Controlling conveyor system safety, efficiency

By |  December 21, 2021

Although the policy is generally not explicitly stated by companies, the low-bid process is usually an implied rule that is baked into a company’s culture.

It encourages bidders to follow a belt conveyor design methodology that is based on getting the maximum load on the conveyor belt and the minimum compliance with regulations using the lowest price materials, components and manufacturing processes available.

But when companies buy on price, the benefits are often short-lived and costs increase over time, eventually resulting in losses. In contrast, when purchases are made based on lowest long-term cost, benefits usually continue to accrue and costs are lower, resulting in a net savings over time.

Design hierarchy

Rather than meeting minimum compliance standards, conveyor systems should exceed all code, safety and regulatory requirements using global best practices.

By designing systems to minimize risk and the escape and accumulation of fugitive material, workplaces are made safer and equipment is easier to maintain.

Life cycle costing should play into all component decisions. Buying on life cycle cost and anticipating the future use of problem-solving components in the basic configuration of the conveyor provides improved safety and access, without increasing the structural steel requirements or significantly increasing the overall price. It also raises the possibility for easier system upgrades in the future.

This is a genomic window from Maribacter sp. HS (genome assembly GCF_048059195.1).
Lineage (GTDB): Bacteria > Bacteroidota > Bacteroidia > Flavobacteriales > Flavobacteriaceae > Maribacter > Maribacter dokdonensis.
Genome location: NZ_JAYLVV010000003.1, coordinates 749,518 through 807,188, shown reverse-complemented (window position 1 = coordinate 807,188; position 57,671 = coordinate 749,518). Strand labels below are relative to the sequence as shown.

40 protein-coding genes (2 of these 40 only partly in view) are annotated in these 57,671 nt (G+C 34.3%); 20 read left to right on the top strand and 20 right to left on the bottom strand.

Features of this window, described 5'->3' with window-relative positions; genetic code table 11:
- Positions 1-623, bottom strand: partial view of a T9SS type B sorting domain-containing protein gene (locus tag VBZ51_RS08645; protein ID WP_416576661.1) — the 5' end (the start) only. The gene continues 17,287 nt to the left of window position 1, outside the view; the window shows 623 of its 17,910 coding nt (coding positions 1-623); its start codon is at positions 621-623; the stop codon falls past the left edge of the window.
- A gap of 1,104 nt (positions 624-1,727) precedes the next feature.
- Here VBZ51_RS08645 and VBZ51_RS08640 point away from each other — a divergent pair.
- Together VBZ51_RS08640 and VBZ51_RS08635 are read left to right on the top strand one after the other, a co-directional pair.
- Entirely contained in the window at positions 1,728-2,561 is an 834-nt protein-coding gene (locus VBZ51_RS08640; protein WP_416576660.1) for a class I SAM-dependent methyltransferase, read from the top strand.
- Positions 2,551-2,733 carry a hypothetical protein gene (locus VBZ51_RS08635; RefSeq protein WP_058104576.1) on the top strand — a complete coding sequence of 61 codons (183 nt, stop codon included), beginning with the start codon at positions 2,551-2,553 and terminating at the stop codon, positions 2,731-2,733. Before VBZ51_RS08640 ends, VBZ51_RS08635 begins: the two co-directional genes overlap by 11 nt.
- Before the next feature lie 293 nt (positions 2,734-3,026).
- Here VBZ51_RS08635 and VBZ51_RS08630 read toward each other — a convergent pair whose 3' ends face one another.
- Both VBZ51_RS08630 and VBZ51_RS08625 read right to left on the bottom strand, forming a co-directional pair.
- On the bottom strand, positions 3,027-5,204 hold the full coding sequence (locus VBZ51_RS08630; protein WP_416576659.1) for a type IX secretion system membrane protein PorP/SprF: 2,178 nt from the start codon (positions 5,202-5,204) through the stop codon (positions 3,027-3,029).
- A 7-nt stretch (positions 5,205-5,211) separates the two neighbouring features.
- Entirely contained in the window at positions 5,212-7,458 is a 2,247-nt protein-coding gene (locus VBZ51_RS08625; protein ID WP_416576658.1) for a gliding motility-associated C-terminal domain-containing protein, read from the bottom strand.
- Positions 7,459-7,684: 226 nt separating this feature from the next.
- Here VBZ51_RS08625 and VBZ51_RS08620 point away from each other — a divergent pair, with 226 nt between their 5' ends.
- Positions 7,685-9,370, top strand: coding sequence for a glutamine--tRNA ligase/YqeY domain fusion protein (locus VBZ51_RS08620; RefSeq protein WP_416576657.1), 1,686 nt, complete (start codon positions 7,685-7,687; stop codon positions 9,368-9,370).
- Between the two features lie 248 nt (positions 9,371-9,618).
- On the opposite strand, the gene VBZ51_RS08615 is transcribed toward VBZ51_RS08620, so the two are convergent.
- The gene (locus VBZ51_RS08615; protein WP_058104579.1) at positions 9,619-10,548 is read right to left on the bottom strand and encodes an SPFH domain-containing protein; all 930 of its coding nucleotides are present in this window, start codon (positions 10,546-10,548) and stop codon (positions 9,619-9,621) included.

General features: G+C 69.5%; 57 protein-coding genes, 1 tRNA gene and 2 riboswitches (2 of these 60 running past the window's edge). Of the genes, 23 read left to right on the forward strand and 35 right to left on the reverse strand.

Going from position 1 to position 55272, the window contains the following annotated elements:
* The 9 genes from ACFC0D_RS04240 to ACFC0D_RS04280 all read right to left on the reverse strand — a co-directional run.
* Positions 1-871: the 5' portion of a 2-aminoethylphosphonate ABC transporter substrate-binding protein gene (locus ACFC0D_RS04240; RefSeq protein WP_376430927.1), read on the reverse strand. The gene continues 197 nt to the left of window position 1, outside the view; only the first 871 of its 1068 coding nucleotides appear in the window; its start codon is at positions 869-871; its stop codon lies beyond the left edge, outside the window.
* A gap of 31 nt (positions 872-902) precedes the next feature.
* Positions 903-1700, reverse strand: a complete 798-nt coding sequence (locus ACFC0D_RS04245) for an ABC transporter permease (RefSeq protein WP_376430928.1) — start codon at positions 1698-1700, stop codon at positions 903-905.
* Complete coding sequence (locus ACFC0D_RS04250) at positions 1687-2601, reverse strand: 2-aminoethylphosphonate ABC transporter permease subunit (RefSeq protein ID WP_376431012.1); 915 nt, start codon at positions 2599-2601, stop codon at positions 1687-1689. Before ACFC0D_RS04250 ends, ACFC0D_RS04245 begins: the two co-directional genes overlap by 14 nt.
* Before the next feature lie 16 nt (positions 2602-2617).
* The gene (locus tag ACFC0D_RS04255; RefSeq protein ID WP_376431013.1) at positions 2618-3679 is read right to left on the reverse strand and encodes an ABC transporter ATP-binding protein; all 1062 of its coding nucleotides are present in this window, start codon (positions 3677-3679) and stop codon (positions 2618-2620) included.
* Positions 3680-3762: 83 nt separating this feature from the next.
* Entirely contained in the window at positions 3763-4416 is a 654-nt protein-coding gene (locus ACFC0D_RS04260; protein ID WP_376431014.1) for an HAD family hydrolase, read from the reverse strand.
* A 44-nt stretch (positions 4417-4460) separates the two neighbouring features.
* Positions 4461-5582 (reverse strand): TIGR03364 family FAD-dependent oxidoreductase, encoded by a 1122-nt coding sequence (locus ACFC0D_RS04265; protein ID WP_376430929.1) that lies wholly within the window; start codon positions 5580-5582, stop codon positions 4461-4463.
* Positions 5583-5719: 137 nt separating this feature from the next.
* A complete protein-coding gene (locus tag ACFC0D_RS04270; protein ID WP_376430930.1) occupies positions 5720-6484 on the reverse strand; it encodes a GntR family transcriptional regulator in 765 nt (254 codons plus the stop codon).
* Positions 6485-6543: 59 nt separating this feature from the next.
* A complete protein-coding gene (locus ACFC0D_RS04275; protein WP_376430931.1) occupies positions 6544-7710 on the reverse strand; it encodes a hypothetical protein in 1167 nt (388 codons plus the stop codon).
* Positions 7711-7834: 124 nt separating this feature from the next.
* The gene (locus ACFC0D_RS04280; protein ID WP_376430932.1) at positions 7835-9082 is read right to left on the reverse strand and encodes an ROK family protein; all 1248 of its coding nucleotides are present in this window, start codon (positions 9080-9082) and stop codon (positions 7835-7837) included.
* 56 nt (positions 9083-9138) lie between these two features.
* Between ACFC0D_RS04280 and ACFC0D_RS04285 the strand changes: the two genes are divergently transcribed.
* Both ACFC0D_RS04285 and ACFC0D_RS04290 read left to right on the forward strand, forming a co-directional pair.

Best practices

Photo: Martin Engineering

An assortment of control methods can be implemented to elevate safety around conveyors, but each method delivers a different level of effectiveness. Chart: Martin Engineering

Installing or providing for maintenance-minded solutions in the loading zone can greatly improve safety and reduce man-hours and downtime. These components include slide-in and slide-out idlers, impact cradles and support cradles.

On larger conveyors, maintenance aids such as overhead monorails or jib cranes assist in the movement and replacement of components.

Designers should also ensure adequate access to utilities – typically electricity and compressed air – to facilitate maintenance and performance. Next-generation conveyor designs may even feature a specially-engineered idler capped with an independent power generator that uses the conveyor’s movement to generate power for an array of autonomous equipment.

Dust, spillage and belt tracking are top concerns for safety professionals. Field tests show that enlarged skirtboards and engineered settling zones promote dust settling and reduce fugitive material. Curved loading and discharge chutes control the cargo for centered placement and reduced turbulence. As the load is centered on the belt, guides ensure even travel through the take-up to promote consistent belt tracking.

Any transfer point is prone to buildup and clogging under the right conditions, be it ambient humidity, material wetness, volume or surface grade. Flow aids such as vibrators or air cannons on chutes can sustain material movement, improve equipment life and reduce the safety hazards associated with manually clearing clogs.


Engineering safer conveyors is a long-term strategy. Although design absorbs less than 10 percent of the total budget of a project, additional upfront engineering and applying a life cycle-cost methodology to the selection and purchase of conveyor components proves beneficial.

By encouraging the use of controls at the planning stage, as well as the design hierarchy at the design stage, systems will likely meet the demands of modern production and safety regulations, with a longer operational life, fewer stoppages and a lower cost of operation.

Information for this article courtesy of Martin Engineering.

Featured photo: P&Q Staff

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